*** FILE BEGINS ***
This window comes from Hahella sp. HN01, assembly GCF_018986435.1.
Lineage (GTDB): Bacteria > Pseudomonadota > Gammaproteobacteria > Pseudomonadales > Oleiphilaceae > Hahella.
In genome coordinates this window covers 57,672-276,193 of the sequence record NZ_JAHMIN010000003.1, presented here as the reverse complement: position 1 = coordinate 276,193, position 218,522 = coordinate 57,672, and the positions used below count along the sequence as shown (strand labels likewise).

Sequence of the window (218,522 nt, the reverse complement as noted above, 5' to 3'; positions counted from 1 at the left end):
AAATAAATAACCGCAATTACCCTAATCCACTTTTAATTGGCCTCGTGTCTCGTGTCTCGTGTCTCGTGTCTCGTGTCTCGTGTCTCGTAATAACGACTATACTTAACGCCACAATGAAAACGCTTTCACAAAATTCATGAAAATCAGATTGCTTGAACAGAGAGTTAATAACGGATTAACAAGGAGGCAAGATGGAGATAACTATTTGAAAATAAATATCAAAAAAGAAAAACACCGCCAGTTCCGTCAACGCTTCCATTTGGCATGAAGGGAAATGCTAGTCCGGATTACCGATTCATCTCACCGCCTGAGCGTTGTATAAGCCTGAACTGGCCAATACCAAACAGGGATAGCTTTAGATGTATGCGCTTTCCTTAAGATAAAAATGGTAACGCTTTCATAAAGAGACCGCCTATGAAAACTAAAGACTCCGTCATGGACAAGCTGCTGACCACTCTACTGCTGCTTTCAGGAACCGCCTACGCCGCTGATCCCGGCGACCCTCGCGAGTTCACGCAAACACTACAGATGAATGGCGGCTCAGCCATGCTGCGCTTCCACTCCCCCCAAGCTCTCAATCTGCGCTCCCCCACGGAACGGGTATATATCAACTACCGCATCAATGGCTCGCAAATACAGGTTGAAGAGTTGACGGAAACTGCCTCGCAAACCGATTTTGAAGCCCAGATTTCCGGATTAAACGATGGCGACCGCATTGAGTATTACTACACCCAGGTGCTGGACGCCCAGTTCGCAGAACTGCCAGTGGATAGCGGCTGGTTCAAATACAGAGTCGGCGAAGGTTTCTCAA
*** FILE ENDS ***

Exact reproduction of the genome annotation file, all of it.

This window comes from Hahella sp. HN01, assembly GCF_018986435.1.
Lineage (GTDB): Bacteria > Pseudomonadota > Gammaproteobacteria > Pseudomonadales > Oleiphilaceae > Hahella.
In genome coordinates this window covers 57,672-276,193 of the sequence record NZ_JAHMIN010000003.1, presented here as the reverse complement: position 1 = coordinate 276,193, position 218,522 = coordinate 57,672, and the positions used below count along the sequence as shown (strand labels likewise).

Sequence of the window (218,522 nt, the reverse complement as noted above, 5' to 3'; positions counted from 1 at the left end):
AAATAAATAACCGCAATTACCCTAATCCACTTTTAATTGGCCTCGTGTCTCGTGTCTCGTGTCTCGTGTCTCGTGTCTCGTGTCTCGTAATAACGACTATACTTAACGCCACAATGAAAACGCTTTCACAAAATTCATGAAAATCAGATTGCTTGAACAGAGAGTTAATAACGGATTAACAAGGAGGCAAGATGGAGATAACTATTTGAAAATAAATATCAAAAAAGAAAAACACCGCCAGTTCCGTCAACGCTTCCATTTGGCATGAAGGGAAATGCTAGTCCGGATTACCGATTCATCTCACCGCCTGAGCGTTGTATAAGCCTGAACTGGCCAATACCAAACAGGGATAGCTTTAGATGTATGCGCTTTCCTTAAGATAAAAATGGTAACGCTTTCATAAAGAGACCGCCTATGAAAACTAAAGACTCCGTCATGGACAAGCTGCTGACCACTCTACTGCTGCTTTCAGGAACCGCCTACGCCGCTGATCCCGGCGACCCTCGCGAGTTCACGCAAACACTACAGATGAATGGCGGCTCAGCCATGCTGCGCTTCCACTCCCCCCAAGCTCTCAATCTGCGCTCCCCCACGGAACGGGTATATATCAACTACCGCATCAATGGCTCGCAAATACAGGTTGAAGAGTTGACGGAAACTGCCTCGCAAACCGATTTTGAAGCCCAGATTTCCGGATTAAACGATGGCGACCGCATTGAGTATTACTACACCCAGGTGCTGGACGCCCAGTTCGCAGAACTGCCAGTGGATAGCGGCTGGTTCAAATACAGAGTCGGCGAAGGTTTCTCAA